Climate systems in museums appear to be too strictly regulated

Large museums have climate systems to protect their objects from bending or cracking. These systems are set up for limited fluctuations in humidity, based on the assumption that larger variations are harmful. This assumption, however, has never been scientifically substantiated. Research by TU/e PhD students Thomas Arends and Rianne Luimes has now indicated that greater fluctuations are acceptable. This could save a lot of energy and CO2.

photo Rijksmuseum

Moisture presents a great danger to museum objects. Wood is particularly sensitive to this: even minimal moisture fluctuations cause the material to expand and contract repeatedly. If the internal forces become excessive, there is even a risk of cracking. Museum objects that suffer from this include, for example, oak panel paintings from before the 17th century or the doors of 17th century furniture such as cabinets.

In the case of panel paintings, any damage is often the result of differences in moisture permeability. The layers of paint on the front of the panel only allow moisture to slowly pass through. As a result, most of the moisture exchange occurs at the back of the panel. This uneven distribution of moisture causes the panel to bend. If the internal tension becomes too great, the paint layer or even the wood may crack. In the case of cabinet doors, the fiber orientation of the boards is the most critical factor. If the boards are glued together in different directions, the influence of moisture may cause one board to expand or contract more than the other. This creates tensile stress, which can eventually lead to cracks.

Constant humidity

In order to prevent such damage, museums have strict climate systems that keep humidity constant. The maximum humidity fluctuation of these systems is often set at ten percent (plus or minus 5 %). Arends: “That figure is based more on fear than on science. How far panels bend in response to certain fluctuations in humidity has never been unequivocally investigated.”

Luimes and Arends were therefore asked by the Rijksmuseum and the Cultural Heritage Agency to scientifically determine the maximum acceptable fluctuation. They both looked at moisture transport in oak museum objects. Luimes focused on cabinet doors, while Arends investigated panel paintings. Each PhD student, however, did their research at a separate department, so their starting points were very different. However, they both reached the same conclusion: the permitted moisture fluctuation of ten percent appears to be too strict. This outcome could save museums a lot of energy. The Rijksmuseum has stated that it attaches great importance to sustainability, as long as the climate is safe for the art objects that have been entrusted to their care.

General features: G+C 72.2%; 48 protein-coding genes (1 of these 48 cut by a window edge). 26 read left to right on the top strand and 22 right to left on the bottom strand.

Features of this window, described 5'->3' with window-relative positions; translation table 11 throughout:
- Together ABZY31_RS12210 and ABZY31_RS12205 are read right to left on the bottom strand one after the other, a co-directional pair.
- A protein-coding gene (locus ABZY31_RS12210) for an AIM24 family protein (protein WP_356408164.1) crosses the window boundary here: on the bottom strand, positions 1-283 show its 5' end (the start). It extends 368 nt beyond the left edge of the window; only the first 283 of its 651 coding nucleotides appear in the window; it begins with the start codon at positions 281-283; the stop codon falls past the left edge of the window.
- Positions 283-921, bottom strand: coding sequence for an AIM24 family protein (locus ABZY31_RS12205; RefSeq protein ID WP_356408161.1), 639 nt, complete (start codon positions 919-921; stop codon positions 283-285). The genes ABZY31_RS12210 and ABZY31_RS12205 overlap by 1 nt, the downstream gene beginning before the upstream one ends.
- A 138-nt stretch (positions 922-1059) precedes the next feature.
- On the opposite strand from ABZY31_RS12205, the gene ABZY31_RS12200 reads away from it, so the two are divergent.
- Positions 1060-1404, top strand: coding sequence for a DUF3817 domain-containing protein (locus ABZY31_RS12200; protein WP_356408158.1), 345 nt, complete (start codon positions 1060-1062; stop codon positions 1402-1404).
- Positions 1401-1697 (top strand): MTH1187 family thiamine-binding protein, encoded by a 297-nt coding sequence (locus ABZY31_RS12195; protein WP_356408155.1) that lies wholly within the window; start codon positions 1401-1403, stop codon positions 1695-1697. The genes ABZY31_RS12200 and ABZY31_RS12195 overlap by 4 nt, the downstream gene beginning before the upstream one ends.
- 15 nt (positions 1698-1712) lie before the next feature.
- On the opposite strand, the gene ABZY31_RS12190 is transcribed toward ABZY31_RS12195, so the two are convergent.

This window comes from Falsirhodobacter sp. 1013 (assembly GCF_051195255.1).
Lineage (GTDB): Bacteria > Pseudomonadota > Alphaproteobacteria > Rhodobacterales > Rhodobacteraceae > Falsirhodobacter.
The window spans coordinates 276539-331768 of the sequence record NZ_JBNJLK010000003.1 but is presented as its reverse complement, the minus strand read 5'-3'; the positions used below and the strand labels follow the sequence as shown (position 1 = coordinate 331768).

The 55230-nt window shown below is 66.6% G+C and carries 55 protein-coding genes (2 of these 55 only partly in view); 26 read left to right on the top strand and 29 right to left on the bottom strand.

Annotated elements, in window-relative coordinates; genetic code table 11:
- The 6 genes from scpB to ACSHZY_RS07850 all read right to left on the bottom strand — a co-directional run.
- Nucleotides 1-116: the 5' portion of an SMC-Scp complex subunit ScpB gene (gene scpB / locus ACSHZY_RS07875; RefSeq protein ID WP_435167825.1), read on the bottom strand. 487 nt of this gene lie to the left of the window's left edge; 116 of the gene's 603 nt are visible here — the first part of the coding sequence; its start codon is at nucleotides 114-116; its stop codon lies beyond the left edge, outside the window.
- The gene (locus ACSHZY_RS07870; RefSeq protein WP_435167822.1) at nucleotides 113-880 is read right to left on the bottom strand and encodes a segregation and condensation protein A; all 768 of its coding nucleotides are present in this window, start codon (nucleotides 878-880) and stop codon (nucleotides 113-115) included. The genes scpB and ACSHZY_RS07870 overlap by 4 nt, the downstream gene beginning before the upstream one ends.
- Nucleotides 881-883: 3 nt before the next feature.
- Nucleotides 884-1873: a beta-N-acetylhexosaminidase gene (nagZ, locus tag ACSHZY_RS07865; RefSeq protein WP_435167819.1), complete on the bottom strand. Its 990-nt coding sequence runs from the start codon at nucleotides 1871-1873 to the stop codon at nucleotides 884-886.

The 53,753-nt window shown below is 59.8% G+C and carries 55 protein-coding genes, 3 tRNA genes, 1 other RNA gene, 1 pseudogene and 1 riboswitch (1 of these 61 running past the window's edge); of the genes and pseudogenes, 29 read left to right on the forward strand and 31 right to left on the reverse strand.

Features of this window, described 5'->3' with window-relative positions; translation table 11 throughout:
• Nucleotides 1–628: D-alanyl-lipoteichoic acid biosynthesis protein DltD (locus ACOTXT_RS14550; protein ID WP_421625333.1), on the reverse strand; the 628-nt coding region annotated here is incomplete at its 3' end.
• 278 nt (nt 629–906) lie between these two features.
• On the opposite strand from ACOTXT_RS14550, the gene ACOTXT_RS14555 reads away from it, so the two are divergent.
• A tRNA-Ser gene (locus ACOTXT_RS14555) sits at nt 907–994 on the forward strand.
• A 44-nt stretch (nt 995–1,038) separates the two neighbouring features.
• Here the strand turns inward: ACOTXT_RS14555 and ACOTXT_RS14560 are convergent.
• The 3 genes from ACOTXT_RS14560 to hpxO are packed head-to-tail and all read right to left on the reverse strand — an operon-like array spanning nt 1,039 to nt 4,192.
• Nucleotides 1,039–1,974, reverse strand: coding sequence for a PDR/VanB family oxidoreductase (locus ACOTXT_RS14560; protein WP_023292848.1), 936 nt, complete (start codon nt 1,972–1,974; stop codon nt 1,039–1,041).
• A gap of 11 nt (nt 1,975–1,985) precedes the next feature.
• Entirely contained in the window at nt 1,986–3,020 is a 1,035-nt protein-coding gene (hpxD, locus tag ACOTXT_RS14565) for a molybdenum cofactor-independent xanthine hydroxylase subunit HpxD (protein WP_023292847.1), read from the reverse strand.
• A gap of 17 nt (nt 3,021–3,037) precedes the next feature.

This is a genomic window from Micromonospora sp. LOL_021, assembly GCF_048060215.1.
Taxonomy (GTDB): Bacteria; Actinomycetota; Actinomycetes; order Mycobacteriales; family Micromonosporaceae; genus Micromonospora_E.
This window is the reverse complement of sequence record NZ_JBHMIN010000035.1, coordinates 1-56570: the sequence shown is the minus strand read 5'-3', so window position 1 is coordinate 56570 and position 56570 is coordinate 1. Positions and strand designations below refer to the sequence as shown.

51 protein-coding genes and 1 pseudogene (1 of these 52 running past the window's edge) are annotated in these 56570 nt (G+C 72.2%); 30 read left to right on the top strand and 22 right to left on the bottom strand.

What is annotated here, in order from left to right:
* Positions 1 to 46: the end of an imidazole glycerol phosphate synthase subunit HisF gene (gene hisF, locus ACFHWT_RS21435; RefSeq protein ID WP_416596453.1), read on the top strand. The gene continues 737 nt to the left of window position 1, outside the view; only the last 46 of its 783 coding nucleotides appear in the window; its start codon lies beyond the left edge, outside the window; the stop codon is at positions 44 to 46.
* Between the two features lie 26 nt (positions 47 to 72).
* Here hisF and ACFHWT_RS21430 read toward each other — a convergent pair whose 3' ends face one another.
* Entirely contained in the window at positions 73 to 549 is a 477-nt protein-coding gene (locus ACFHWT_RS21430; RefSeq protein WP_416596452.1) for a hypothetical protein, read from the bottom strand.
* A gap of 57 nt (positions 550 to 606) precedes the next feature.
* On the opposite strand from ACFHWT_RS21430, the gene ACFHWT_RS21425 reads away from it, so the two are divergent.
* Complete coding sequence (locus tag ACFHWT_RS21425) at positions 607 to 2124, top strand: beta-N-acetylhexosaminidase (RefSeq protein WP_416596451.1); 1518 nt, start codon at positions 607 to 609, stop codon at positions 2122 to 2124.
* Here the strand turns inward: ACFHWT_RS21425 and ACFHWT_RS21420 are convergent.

The maximum humidity fluctuation is now based more on fear than on science

More moisture fluctuation seems feasible

Arends, who will obtain a doctorate in Applied Physics and Mechanical Engineering on September 12th, looked at moisture transport through wood from a physical point of view. His research seems to indicate that a fluctuation of twenty percent (plus or minus 10 %) should also be acceptable. “However, this data still needs to be verified experimentally in order to be applicable in new museum guidelines in the future,” says Arends. For his PhD, he developed a mathematical model that can predict the bending of panel paintings for every fluctuation in humidity, thickness of wood and thickness of paint layers. To test his model, Arends even examined a real door from 1885, originating from the Rijksmuseum building, in an MRI scanner. “The speed of the moisture fluctuations appears to be particularly decisive when it comes to bending. Thin panels are the most vulnerable,” explains Arends.

Luimes, who will obtain a doctorate from the Department of the Built Environment on September 17th, looked at mechanical forces on wood. Her results show that older wood is not as strong as young wood. “A wooden cupboard door will age over a period of several centuries and therefore slowly become less resistant to fluctuations in humidity,” says Luimes. She submitted 13th, 17th and 21st century pieces of wood to a so-called fracture test, in which the force on the wood is increased until it breaks. Luimes then validated the findings using computer simulations. Her computer model can predict, based on the way that the boards are glued together and how old the wood is, whether a cupboard door is at risk of damage at a certain permitted moisture fluctuation. “For many 17th century cabinets, the climate system could be less strict, but it is important to determine this limit separately for each object,” concludes Luimes.

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